UFC 153: Will Anderson Silva vs. Stephan Bonnar Ruin Silva's Legacy?

Matt SaccaroContributor IIISeptember 13, 2012

LOS ANGELES, CA - JULY 11:  UFC fighter Anderson Silva arrives at the 2012 ESPY Awards at Nokia Theatre L.A. Live on July 11, 2012 in Los Angeles, California.  (Photo by Frazer Harrison/Getty Images)
Frazer Harrison/Getty Images

The recently announced UFC 153 main event of Anderson Silva versus Stephan Bonnar seems like an easy win for Silva—and that's the problem. In fact, the fight will do nothing but hurt Silva's legacy as a fighter.

Silva's UFC accolades and phenomenal, Neo-like moves have done little to sway the legions of critics. Their primary argument is as follows: Silva is the kingpin of the weakest division in the UFC. As such, he only looks good because he's fighting lesser fighters. Patrick Cote, Demian Maia, Thales Leites, et al. do not legitimate contenders make, according to the naysayers.

Silva's foray into the light heavyweight division, too, was studded with mediocrity. Silva was matched up with perennial journeyman and one-time Skeletor look-alike James Irvin as well as Forrest Griffin. Both men were clowned; Griffin even ran from the cage after the fight.

Silva only looked mortal at the hands of Chael Sonnen, who, as Silva detractors claim, was just a light heavyweight who moved down to a weight class with less talent and had success. 

Fortunately or unfortunately, anti-Silva arguments hold some water. That's why the fight against Bonnar is so unfortunate. 

Yes, it's great that Silva showed the vaunted "warrior spirit" and decided to fight but, ultimately, fighting Bonnar is more a bane than it is a blessing.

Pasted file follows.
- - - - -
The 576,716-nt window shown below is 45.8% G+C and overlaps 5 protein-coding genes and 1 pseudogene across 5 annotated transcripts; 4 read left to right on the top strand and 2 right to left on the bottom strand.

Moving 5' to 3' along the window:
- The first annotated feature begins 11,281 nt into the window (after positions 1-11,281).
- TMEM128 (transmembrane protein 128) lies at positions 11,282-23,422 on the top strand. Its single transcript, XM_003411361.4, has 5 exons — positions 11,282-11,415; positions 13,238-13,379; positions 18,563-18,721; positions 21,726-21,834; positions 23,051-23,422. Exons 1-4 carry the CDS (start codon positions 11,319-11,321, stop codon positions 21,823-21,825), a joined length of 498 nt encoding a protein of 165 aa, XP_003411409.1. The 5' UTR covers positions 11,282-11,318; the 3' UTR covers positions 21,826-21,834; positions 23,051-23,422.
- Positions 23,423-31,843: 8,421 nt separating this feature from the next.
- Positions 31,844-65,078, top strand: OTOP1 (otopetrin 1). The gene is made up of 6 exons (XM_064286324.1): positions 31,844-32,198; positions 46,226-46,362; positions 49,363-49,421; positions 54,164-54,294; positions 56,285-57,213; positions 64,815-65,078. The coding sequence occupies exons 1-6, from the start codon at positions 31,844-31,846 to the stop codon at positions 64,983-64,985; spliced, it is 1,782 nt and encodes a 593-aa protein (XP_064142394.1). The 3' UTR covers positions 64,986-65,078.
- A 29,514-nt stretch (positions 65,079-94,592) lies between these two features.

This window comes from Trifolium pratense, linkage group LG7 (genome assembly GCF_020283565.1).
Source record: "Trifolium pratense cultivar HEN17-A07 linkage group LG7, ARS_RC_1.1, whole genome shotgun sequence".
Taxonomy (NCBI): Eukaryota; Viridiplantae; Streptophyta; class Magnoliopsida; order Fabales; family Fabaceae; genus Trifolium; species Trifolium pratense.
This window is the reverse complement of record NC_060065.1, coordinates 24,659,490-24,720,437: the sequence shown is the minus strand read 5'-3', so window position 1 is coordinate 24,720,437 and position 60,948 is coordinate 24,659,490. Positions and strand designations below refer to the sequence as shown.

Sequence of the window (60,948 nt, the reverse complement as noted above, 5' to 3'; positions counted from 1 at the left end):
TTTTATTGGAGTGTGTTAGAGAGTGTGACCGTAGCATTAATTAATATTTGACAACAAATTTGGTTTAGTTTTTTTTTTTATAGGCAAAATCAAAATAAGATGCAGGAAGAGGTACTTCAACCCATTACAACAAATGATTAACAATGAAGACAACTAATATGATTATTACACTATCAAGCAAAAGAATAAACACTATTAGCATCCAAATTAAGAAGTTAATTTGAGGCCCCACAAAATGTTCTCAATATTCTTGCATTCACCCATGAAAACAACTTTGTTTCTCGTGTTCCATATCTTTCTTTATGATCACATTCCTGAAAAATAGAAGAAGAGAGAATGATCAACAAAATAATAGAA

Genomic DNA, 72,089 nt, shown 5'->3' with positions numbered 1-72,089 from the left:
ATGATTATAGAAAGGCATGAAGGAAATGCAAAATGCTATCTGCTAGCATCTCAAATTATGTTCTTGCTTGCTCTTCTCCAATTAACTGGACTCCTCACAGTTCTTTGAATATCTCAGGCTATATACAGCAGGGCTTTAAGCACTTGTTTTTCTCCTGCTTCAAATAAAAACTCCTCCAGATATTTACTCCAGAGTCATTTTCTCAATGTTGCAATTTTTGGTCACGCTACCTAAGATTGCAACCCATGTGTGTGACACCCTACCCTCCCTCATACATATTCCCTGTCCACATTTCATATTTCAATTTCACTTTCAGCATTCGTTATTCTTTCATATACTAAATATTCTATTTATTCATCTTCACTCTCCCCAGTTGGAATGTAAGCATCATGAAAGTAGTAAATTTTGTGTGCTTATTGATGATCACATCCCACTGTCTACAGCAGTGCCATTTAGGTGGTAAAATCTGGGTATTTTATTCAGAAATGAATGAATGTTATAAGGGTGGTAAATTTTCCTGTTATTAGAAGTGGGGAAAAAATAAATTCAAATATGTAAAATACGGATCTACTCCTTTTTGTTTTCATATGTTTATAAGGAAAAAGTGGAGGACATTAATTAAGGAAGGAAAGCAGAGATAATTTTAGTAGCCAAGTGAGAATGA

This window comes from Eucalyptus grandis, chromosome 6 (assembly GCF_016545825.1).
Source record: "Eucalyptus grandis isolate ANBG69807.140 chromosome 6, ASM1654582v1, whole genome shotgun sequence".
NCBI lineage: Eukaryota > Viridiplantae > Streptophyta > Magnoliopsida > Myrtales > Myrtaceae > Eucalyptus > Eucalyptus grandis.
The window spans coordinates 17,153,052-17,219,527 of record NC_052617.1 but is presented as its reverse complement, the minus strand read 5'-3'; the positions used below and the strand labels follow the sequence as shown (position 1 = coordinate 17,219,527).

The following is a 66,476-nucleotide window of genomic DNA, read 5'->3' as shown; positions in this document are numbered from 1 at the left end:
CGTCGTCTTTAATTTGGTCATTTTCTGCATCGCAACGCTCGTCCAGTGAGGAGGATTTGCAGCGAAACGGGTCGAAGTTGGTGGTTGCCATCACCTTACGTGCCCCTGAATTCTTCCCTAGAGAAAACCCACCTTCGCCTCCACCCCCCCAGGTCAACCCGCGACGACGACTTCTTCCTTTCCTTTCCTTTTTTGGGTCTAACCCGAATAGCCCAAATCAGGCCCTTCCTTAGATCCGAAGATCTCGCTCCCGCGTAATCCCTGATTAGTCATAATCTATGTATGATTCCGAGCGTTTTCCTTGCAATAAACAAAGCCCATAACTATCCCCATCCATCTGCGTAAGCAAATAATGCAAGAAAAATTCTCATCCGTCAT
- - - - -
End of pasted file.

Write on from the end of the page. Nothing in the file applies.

Silva is expected to dominate Bonnar in a manner not seen in quite some time. Twitter was ablaze with joke tweets about just how bad of a beating Bonnar was in for. 

If Silva destroys Bonnar with one of the greatest highlight-reel finishes in the history of the UFC, it won't be a big deal. He was supposed to do that. The win will only further perpetuate that belief that Silva's greatness and godlike aura was built on the back of B-level fighters in a shallow weight class.

If Silva doesn't win in devastating fashion, it'll be a blow to his reputation and his legacy; "he couldn't finish a semi-retired Stephen Bonnar? He SUCKS!" the notoriously fickle MMA fanbase would say.

And if he loses? Imagine the fallout from first Georges St.Pierre versus Matt Serra fight but worse—far worse (like, "Stay off all MMA sites and Twitter for a month or two to keep your sanity" worse).

Furthermore, the contenders in the middleweight division are no longer just the buzzing of flies compared to Silva.

Middleweight is undergoing a renaissance and fighters like Chris Weidman are leading the charge. 

Weidman obviously couldn't have been moved from his fight with Tim Boetsch in December to UFC 153 due to an elbow surgery, but the fact of the matter is that Silva should be spending the twilight days of his career defending his title against valid challengers rather than gallivanting into a lackluster pay-per-view main event.

By fighting Bonnar, Silva is opening the door for critics to say that he's ducking the valid challengers to the middleweight title in favor of an easier fight at a different weight class. Even if this isn't true, rabid Silva-haters will latch onto it and never let it go; Silva will be a "ducker" on the level of Jon Jones.

The issues of Silva versus Bonnar and Silva's Legacy are amplified by Silva's age. He's 37 years old now. Despite his intention to compete for several more years, he might not be able to do so at a high level (or at all). 

There are only so many Anderson Silva fights left—especially when he's still young enough to bring it as hard as he can—it'd be a pity to waste any of them on a fight that ultimately means nothing and is tantamount to a pro-wrestling squash match both in importance and in practice.